Tuesday, June 19, 2012

Feminist, Pro-Life, and Atheist

Wonderful exploration by Kathryn Reed:
I decided when I was thirteen that I was both an atheist and prolife. I became an atheist because I had no belief in a spiritual reality. I became prolife because my biology class taught a section about the development of the human embryo and fetus. I saw a human life as beginning at conception and stretching in one continuum until the death of that being. I saw that the inclusion of a child into society after birth (but not before) was nothing but a human convention.
Reed describes why an atheist, who has no belief in divine purpose or meaning, may find human life worth defending:
Possibly, the root of my reaction against abortion is one of self-interest and of self-identification. Aren't there many in this world who see me as less than human because I am a woman? Aren't there people who would deem me to be politically, socially, or ideologically "degenerate" and "undesirable" because of my atheism, bisexuality, desire not to be a mother, pacifism, or other personal characteristics? How can I demand my inclusion in humanity and yet deny humanity to another? What kind of gamble would I be taking if I allowed a dehumanizing custom to persist in my society without questioning it?
There are many other interesting passages, including her thoughts on human relationships versus abstract principle, the best ways to let ideas grow, how women she's known have been affected by unplanned pregnancies, and how those effects get overshadowed by the abortion debate.  Reed also considers the most effective (and ideal) ways to end abortion, naming off many methods of further empowering women so they would feel less inclined to abort in the first place.  Feel encouraged to read the entire piece.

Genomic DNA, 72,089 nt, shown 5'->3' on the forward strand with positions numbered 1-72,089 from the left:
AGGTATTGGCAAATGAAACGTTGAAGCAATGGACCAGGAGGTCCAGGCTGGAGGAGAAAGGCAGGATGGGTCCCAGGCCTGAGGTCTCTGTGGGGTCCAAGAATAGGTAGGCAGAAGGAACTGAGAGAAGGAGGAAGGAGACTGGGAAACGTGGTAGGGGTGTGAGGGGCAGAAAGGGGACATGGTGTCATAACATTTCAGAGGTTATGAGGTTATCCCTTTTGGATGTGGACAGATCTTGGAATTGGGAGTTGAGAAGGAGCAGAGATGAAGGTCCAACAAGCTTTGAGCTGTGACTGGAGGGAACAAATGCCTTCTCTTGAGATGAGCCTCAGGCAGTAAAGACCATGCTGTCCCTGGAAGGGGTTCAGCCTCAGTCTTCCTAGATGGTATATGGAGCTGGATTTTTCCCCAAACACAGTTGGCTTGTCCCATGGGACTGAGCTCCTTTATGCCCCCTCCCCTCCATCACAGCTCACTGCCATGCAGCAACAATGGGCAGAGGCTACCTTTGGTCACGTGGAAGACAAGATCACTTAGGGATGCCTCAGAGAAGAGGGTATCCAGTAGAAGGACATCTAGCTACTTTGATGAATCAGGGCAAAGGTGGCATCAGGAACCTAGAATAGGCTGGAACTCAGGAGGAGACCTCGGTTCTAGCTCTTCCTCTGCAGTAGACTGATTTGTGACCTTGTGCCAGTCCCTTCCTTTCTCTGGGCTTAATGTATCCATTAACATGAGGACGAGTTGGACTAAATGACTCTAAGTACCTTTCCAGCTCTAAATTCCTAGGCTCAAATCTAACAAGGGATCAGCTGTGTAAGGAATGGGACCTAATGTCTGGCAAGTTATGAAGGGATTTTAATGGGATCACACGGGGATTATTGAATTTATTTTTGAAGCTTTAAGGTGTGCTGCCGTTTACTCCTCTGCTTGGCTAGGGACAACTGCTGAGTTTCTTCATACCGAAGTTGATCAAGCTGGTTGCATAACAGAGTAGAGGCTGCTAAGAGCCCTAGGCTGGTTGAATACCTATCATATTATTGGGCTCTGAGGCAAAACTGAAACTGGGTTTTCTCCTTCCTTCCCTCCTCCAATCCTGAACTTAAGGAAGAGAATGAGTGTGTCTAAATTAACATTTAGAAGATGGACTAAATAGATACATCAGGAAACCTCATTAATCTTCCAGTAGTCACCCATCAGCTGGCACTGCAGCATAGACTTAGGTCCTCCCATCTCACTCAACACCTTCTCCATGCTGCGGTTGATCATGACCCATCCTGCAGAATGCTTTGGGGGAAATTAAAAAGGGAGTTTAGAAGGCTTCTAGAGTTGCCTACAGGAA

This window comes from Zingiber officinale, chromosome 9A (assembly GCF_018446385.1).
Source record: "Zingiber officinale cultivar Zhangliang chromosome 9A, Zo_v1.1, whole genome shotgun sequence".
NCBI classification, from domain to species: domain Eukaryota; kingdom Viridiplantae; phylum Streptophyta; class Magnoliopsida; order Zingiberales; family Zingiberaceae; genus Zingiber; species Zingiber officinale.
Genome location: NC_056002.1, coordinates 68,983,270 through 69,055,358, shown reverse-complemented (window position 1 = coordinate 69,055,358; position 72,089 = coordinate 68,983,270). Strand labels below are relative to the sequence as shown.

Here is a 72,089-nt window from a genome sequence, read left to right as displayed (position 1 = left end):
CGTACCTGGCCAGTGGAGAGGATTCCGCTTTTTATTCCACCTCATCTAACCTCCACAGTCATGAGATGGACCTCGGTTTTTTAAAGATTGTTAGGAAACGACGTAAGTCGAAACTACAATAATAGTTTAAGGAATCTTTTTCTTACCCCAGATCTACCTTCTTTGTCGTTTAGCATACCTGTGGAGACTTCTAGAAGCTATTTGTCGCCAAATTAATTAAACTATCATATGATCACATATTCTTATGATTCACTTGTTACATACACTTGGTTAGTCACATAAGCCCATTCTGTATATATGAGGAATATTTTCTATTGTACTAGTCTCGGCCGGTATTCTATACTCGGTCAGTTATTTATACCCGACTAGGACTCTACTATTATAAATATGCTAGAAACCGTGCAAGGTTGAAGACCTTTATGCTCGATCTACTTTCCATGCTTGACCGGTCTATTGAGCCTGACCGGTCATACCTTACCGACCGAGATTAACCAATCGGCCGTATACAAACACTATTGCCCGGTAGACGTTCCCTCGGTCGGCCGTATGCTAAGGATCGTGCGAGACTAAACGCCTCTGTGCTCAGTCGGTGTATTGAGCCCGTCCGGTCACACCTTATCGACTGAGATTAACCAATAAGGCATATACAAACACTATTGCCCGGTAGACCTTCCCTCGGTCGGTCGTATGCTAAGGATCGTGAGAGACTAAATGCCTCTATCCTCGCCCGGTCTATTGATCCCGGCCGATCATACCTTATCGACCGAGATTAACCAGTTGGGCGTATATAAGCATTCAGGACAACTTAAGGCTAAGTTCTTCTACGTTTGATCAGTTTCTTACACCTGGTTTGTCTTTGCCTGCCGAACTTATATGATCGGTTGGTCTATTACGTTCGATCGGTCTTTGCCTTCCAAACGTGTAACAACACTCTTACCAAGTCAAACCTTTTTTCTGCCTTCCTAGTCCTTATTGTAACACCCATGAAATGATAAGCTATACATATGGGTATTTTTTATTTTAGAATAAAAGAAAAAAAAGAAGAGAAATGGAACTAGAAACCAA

Anonymous said...

"How can I demand my inclusion in humanity and yet deny humanity to another?"
Exactly. Thanks for sharing this!

Anonymous said...

To Kathryn if you're reading this - I'm a bisexual pro-lifer too. :)

Kara said...

This paragraph she writes really gets to the heart of it, what I think the objective of the pro-life movement should be.
"Who can deny the reality of their desperation? The women were willing to risk future infertility, death, pain, and criminal prosecution in order to terminate their pregnancies. This is not to say that abortion held no terror for them. It is just that the terror inspired by their other options was greater. I can say that this is true of every woman I have known who chose abortion for herself. One should wonder, then, not about how to talk women out of having abortions, but how to participate in society in such a way that no one would feel that abortion is the least of several evils.

Thanks for linking to it.

Allen West said...

I hear they have a couple of black people at the tea party rallies.

Allen West said...

So obviously they're not racist or authoritarian in any way. Same thing with the pro-life movement. Because a self-identified feminist prolife atheist exists, this completely invalidates any accusations that the pro-life movement is a conservative or fundamentalist-authoritarian political agenda.